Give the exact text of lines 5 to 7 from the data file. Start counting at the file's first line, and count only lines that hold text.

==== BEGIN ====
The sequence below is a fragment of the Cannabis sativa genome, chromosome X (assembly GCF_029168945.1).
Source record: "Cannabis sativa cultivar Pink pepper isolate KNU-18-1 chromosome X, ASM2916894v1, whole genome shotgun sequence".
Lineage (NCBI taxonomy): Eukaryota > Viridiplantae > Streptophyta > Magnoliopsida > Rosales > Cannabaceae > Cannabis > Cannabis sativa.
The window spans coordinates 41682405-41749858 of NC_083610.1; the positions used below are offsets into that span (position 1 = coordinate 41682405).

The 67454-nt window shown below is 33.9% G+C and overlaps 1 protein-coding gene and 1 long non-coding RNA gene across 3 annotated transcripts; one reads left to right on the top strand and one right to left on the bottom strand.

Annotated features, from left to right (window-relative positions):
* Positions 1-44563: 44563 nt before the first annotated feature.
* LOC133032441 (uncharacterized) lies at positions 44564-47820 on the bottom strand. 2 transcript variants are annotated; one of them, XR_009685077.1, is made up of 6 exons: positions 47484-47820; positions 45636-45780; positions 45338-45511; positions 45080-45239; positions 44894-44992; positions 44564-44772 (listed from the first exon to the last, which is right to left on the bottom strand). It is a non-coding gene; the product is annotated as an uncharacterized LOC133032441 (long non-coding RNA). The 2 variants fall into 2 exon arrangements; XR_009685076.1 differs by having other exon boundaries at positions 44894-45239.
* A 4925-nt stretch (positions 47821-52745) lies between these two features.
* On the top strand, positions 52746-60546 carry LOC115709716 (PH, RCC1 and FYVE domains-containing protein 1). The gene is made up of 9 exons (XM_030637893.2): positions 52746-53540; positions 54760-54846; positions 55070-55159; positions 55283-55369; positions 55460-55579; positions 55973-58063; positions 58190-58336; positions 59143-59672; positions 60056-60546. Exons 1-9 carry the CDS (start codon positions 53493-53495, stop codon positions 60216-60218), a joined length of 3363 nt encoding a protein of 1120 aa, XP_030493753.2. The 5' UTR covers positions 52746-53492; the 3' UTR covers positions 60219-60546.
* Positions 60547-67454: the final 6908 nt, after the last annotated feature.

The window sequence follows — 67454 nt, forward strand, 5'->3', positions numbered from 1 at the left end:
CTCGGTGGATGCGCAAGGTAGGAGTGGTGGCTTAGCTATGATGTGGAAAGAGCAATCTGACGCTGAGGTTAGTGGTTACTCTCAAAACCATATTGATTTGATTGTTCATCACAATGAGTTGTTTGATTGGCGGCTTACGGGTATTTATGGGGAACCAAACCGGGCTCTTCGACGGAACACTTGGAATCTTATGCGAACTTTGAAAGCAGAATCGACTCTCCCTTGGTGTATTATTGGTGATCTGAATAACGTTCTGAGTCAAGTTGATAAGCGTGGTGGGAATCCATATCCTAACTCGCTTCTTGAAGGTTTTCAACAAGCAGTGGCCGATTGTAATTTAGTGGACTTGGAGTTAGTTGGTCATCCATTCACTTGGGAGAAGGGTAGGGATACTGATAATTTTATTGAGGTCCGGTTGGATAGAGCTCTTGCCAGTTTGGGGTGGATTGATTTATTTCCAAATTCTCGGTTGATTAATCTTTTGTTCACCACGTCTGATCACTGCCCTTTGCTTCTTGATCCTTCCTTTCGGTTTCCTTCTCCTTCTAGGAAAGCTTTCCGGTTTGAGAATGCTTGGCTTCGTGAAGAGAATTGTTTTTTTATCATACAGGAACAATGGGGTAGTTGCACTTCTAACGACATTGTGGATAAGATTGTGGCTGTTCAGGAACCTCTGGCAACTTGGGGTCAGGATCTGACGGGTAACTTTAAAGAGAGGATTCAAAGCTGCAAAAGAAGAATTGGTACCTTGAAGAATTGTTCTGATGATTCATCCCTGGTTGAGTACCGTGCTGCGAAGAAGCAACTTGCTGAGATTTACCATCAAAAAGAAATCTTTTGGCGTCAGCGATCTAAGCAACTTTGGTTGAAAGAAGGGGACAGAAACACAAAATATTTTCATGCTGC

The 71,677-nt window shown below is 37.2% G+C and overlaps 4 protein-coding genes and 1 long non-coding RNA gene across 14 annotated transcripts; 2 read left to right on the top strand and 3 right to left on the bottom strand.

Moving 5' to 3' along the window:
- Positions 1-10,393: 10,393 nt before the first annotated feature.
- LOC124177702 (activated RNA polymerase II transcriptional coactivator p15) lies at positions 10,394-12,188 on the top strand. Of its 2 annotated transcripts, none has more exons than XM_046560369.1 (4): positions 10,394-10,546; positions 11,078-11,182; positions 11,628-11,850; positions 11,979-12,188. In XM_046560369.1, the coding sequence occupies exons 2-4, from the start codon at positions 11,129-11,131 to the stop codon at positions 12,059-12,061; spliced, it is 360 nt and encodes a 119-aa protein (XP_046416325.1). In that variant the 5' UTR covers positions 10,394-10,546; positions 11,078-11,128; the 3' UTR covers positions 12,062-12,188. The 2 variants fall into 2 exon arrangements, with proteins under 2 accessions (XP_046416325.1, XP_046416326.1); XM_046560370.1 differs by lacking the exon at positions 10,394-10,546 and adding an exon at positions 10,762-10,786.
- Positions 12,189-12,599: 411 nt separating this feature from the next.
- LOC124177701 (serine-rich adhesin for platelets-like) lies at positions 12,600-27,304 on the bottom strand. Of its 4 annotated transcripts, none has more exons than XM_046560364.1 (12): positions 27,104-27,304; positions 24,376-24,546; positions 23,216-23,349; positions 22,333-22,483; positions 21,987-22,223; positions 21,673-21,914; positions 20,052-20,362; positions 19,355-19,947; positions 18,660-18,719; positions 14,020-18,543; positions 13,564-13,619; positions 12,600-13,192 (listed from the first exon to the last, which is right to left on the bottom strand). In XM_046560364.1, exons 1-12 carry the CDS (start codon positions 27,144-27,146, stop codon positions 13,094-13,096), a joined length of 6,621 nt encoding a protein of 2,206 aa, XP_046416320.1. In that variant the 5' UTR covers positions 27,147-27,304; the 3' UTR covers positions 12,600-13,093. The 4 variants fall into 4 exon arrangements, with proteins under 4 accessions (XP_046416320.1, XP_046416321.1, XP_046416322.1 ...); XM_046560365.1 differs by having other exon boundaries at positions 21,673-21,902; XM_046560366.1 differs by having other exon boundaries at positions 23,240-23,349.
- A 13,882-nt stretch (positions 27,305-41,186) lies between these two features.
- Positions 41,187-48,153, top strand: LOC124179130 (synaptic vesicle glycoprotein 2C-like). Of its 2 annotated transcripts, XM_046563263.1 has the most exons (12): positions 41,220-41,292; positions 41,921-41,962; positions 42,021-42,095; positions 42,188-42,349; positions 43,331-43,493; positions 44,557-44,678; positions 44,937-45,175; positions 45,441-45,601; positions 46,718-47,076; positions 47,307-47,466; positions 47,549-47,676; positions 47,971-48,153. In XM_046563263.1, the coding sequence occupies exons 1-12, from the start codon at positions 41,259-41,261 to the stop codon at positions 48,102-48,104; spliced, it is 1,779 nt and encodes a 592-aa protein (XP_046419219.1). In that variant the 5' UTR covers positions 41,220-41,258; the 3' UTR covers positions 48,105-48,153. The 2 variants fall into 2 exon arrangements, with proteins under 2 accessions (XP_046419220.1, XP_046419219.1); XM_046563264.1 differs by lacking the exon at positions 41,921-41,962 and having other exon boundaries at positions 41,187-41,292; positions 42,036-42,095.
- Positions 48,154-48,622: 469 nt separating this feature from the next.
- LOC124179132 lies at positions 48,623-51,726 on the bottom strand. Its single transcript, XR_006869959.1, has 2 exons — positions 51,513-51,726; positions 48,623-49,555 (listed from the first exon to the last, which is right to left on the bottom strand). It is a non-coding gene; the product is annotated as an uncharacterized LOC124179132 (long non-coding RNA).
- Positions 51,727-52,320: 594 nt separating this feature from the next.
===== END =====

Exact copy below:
The 67454-nt window shown below is 33.9% G+C and overlaps 1 protein-coding gene and 1 long non-coding RNA gene across 3 annotated transcripts; one reads left to right on the top strand and one right to left on the bottom strand.

Annotated features, from left to right (window-relative positions):
* Positions 1-44563: 44563 nt before the first annotated feature.